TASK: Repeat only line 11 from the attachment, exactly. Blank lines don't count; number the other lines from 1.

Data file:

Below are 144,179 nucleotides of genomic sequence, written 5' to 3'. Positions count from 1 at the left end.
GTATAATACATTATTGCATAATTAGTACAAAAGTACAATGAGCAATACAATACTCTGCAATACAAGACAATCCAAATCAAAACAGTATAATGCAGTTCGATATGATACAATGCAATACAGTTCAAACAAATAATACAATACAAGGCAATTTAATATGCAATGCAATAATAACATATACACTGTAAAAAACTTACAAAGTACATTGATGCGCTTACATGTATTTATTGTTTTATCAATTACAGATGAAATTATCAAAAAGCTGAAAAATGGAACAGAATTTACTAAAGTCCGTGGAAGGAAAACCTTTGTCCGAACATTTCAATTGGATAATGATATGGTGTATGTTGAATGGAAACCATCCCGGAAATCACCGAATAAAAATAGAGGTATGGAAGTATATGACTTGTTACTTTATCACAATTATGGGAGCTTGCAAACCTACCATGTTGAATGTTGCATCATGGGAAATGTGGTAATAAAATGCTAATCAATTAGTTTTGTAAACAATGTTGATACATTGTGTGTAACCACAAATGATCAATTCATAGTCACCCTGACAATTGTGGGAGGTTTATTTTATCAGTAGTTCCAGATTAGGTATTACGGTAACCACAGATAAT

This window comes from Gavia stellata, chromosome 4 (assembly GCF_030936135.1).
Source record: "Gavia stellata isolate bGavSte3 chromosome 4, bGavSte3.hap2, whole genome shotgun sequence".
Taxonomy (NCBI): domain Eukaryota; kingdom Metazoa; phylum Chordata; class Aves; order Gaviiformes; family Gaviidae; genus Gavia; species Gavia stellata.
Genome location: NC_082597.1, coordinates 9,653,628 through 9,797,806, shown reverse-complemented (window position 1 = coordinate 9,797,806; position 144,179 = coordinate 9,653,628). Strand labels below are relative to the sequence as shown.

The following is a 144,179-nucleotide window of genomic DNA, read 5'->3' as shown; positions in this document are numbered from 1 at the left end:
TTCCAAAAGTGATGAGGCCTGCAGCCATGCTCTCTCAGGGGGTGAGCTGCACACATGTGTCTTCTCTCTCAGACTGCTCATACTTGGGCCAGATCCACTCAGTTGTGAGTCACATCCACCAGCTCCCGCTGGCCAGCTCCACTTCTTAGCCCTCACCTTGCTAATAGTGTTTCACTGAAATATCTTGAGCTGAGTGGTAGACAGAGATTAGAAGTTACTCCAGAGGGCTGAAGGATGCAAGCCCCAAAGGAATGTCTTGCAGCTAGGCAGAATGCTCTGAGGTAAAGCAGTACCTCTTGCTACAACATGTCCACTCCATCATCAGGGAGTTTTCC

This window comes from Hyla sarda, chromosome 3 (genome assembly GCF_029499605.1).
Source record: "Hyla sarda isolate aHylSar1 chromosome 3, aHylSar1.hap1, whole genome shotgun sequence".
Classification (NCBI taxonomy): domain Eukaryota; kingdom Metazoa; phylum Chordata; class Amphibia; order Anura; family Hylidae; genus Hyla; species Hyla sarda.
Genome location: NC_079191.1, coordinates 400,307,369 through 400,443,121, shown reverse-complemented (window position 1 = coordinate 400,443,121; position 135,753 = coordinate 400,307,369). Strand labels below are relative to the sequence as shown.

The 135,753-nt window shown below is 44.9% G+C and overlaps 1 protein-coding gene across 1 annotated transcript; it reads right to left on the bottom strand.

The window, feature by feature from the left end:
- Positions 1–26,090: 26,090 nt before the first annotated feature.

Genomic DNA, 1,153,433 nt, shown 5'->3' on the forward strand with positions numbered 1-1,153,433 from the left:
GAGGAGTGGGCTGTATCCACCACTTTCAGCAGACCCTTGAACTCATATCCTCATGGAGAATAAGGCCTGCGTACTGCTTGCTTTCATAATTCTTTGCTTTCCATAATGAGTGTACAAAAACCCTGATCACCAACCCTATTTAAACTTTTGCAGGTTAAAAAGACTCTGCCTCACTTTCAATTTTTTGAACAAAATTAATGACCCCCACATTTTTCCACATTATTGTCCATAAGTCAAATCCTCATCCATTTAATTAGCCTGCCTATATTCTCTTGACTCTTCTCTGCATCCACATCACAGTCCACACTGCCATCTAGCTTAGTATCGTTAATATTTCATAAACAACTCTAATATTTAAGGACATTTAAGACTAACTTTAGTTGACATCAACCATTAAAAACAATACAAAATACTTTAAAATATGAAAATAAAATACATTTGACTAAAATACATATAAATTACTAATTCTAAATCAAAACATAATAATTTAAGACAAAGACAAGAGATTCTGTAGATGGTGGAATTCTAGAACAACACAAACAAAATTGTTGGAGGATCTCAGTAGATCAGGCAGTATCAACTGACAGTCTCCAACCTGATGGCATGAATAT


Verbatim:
Classification (NCBI taxonomy): domain Eukaryota; kingdom Metazoa; phylum Chordata; class Amphibia; order Anura; family Hylidae; genus Hyla; species Hyla sarda.